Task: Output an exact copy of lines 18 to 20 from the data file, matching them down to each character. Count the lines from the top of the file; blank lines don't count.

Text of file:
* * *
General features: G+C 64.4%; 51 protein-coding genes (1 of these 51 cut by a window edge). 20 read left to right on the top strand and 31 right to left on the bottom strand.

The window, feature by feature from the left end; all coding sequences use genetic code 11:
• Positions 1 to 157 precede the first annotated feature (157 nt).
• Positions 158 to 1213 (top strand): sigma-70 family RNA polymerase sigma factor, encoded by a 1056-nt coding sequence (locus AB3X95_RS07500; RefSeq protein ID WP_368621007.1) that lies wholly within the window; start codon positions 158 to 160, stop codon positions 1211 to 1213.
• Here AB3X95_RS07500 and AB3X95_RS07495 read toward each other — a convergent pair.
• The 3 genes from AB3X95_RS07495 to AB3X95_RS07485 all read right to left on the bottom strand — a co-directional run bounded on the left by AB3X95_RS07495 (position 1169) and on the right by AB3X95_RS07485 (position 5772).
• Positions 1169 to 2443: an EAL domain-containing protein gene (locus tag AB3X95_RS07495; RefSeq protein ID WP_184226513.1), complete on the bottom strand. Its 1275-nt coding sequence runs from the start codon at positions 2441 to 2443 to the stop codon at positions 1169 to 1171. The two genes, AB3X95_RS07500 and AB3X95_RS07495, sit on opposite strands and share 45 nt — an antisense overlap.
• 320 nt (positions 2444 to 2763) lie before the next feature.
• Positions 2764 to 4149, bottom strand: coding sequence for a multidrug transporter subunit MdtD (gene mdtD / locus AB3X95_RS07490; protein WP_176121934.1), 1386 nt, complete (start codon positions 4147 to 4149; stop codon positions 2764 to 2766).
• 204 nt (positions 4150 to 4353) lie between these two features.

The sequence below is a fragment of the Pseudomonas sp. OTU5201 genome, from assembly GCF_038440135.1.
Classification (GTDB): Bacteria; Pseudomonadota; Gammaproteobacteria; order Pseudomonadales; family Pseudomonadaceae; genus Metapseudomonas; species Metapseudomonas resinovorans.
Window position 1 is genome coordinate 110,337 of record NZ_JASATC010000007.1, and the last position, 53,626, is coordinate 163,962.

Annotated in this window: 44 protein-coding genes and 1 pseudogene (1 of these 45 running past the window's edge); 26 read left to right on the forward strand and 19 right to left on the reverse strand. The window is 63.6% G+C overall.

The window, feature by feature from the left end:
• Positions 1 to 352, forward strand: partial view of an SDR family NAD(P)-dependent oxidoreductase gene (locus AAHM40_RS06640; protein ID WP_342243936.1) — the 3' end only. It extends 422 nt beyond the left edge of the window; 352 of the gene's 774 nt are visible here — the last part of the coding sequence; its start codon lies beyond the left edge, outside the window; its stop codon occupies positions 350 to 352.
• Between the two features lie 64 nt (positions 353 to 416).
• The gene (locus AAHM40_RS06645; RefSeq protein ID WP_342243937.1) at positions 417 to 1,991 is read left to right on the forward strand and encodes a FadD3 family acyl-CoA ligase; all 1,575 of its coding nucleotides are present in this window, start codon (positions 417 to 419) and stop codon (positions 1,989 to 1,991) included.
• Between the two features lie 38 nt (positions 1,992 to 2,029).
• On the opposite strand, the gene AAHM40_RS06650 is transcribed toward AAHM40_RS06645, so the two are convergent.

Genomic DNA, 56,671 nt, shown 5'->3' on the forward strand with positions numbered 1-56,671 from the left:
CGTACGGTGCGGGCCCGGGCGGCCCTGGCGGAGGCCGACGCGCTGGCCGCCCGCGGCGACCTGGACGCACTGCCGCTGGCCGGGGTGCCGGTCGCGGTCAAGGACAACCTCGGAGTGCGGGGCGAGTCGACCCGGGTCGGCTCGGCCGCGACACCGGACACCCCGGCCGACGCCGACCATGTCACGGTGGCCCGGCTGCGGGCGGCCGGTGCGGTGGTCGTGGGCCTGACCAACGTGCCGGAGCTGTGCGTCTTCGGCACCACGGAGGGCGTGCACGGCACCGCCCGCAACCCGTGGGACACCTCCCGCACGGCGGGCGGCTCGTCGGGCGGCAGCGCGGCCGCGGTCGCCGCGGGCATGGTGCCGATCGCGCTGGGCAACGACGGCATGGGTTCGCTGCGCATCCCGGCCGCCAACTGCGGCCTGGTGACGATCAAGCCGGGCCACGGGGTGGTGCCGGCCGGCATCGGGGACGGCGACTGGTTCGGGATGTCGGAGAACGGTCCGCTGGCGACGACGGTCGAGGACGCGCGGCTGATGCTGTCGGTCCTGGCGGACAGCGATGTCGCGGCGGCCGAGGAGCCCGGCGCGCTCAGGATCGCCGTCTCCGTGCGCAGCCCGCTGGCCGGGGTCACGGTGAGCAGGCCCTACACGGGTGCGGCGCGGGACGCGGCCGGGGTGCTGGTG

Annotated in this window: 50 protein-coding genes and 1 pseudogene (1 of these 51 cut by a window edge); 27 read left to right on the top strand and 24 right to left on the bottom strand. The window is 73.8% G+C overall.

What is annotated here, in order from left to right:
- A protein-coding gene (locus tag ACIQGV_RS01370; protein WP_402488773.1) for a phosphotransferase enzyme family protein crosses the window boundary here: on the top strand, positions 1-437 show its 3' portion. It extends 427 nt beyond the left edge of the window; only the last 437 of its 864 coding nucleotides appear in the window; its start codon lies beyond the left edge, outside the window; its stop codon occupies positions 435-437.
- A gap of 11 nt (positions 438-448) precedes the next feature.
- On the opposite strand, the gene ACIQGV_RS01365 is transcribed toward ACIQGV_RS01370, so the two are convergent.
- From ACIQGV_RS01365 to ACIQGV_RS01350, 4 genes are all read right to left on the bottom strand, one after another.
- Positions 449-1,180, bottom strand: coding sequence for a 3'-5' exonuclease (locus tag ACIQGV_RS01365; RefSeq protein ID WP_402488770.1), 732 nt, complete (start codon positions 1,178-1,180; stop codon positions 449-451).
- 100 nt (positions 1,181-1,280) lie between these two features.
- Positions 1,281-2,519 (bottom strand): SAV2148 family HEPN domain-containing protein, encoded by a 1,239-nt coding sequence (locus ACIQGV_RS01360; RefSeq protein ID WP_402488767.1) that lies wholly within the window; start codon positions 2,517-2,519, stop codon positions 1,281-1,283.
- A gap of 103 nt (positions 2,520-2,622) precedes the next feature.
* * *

• The gene (locus AAHM40_RS06645; RefSeq protein ID WP_342243937.1) at positions 417 to 1,991 is read left to right on the forward strand and encodes a FadD3 family acyl-CoA ligase; all 1,575 of its coding nucleotides are present in this window, start codon (positions 417 to 419) and stop codon (positions 1,989 to 1,991) included.
• Between the two features lie 38 nt (positions 1,992 to 2,029).
• On the opposite strand, the gene AAHM40_RS06650 is transcribed toward AAHM40_RS06645, so the two are convergent.